says that sexual responses and the vulnerability to
sexual dysfunctions depend on dual-control exci-
tatory and inhibitory neurobiological systems. As
individuals vary in their propensity for inhibition
and excitation, an adaptive balance is crucial to
sexual functioning. Questionnaire studies yielded
one excitation factor, and, interestingly, two differ-
ent inhibition factors: (i) the first factor is a more
complex and intrinsic dimension reflecting the
basal “inhibitory tone” of a person or the degree of
inhibition the whole system is set at; and (ii) the
second factor refers to the perception of an exter-
nal threat and reflects the inhibitory responsive-
ness to perceived threats or distracters.
In an attempt at linking this model to Freud’s
thinking, one can say that both Freud and the
dual-control model propose that sexual dysfunc-
tions are due to a dominance of inhibitory forces,
and the first inhibition dimension described by
Freud and Male Sexual Disorder 2337
J Sex Med 2009;6:2332–2339
Bancroft and Janssen might reflect the inhibitory
tone the sexual system of a person is set at. Isn’t it
possible that this dimension may also be some-
thing like the substrate of Freud’s famous “Trieb-
schicksal,” i.e., the destiny of an individual’s sex
drive, of his sexual longings and needs?
So what can the practitioner who is challenged
with the therapy of patients with sexual problems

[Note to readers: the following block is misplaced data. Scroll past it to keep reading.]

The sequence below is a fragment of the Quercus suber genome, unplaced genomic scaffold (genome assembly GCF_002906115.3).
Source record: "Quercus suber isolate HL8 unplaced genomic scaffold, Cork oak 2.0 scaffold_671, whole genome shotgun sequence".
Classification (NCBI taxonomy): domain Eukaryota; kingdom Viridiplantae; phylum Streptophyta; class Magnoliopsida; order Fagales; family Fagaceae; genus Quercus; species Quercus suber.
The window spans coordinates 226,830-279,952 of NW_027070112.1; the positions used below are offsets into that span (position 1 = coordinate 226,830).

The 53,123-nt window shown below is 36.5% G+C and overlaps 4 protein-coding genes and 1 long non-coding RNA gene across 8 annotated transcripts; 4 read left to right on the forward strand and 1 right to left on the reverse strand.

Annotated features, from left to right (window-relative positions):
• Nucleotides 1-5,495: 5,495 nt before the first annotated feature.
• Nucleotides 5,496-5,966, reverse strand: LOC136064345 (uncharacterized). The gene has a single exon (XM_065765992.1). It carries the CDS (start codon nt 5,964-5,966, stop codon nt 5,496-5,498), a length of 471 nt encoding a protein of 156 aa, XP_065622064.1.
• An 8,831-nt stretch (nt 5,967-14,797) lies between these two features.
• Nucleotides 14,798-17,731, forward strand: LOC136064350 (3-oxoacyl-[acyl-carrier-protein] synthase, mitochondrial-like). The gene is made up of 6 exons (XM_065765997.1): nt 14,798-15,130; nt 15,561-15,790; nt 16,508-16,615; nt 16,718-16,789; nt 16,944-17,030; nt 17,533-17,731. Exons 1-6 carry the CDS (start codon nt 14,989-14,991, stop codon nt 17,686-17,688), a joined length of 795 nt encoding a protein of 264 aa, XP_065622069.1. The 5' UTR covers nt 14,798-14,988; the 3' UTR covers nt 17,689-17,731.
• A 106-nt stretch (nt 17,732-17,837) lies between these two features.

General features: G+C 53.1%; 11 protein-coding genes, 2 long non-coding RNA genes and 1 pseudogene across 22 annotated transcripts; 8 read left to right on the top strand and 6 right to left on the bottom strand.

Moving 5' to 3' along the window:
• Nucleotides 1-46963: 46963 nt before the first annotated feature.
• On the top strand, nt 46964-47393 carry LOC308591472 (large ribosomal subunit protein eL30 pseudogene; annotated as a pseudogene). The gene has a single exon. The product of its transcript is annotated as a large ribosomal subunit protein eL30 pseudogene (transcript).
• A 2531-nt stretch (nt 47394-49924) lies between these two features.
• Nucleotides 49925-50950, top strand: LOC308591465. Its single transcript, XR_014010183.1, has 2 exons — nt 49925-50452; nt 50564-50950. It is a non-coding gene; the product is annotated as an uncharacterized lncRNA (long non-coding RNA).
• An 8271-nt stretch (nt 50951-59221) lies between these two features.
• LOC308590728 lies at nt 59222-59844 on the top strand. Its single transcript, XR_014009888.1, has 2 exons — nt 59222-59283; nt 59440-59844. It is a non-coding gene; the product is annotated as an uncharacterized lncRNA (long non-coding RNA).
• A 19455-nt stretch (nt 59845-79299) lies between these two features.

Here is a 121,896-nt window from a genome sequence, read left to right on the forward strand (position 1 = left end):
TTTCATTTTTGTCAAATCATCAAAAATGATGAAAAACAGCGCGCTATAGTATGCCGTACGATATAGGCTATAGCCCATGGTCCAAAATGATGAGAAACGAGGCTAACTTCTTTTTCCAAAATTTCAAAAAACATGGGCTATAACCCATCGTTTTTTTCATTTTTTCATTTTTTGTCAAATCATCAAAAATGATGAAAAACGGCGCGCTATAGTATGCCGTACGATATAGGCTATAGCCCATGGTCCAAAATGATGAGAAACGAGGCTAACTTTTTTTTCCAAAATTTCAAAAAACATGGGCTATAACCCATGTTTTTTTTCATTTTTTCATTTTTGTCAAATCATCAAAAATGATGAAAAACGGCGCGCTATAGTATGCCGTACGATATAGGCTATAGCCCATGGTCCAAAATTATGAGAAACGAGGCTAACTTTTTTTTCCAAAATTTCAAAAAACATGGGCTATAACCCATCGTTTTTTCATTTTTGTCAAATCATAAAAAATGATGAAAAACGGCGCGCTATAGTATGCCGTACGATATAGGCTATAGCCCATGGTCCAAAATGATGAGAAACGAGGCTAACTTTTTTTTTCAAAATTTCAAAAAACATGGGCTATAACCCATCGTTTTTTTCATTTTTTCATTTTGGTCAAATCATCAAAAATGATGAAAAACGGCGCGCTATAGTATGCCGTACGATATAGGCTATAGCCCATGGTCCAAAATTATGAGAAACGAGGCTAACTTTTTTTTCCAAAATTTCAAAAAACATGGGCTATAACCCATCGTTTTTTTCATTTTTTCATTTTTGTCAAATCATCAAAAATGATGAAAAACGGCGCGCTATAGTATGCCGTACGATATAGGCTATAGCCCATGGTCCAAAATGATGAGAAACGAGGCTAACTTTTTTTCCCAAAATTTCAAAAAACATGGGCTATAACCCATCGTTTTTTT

at the beginning of the 21st century learn from
Freud? As an extremely gifted observer and analyst
of human experience and behavior, Freud contin-
ues to show us in his laconic way that sexual func-
tion or dysfunction are not isolated processes and
very often are more than simple organic failures.
His writings clearly point to the necessity of con-
sidering and addressing intrapsychic and interper-
sonal conflicts in evaluating and treating male
sexual dysfunction. These conflicts of which some
of the most eminent are described in “The most
prevalent form of degradation in erotic life” have
not disappeared in the sociocultural transforma-
tion processes of human sexuality; they have only
changed their contours and guises since the time of
Freud. In clinical practice, it is not always manda-
tory to focus on these more deep-rooted factors
because, as is suggested by Helen Kaplan’s widely
acclaimed dual-level model of the etiology of
sexual dysfunctions [12,13], the immediate factors
causing the dysfunction in the here-and-now have
to be focused and dealt with first. In those cases,
however, where there is resistance to treatment or
who turn out to be so-called “nonresponders” to
either pharmacotherapy or behavior-oriented sex
therapy, the sexual health professional should be
alert to the biographically rooted conflicts ana-
lyzed by Freud.
Freud also was a highly talented and entertain-
ing writer, and it still is a fascinating and exciting
experience for the reader to learn that the history
of our sexuality is interwoven deeply in the fabric
of our life and specifically in our interpersonal
experiences. Only if we try to understand, together
with our patient, this complex course of desires
and basic needs, will we be able to truly help him,
independent of the therapeutic option we choose
to employ.
I would like to thank Dr. Dirk Schultheiss (Giessen,
Germany) for his ideas, his helpful suggestions, and his
patience. Adapted from an oral presentation at the
History Session of the ESSM Congress 2004 in
London, UK.
Corresponding Author: Uwe Hartmann, PhD,
Hannover Medical School, Clinical Psychology, Clinic
of Psychiatry, Social Psychiatry and Psychotherapy,
Carl-Neuberg-Str. 1, 30625 Hannover, Germany.
Tel: +49 511 5322407; Fax: +49 511 5328407; E-mail:
Conflict of Interest: None.
Statement of Authorship
Category 1
(a) Conception and Design
Uwe Hartmann
(b) Acquisition of Data
Uwe Hartmann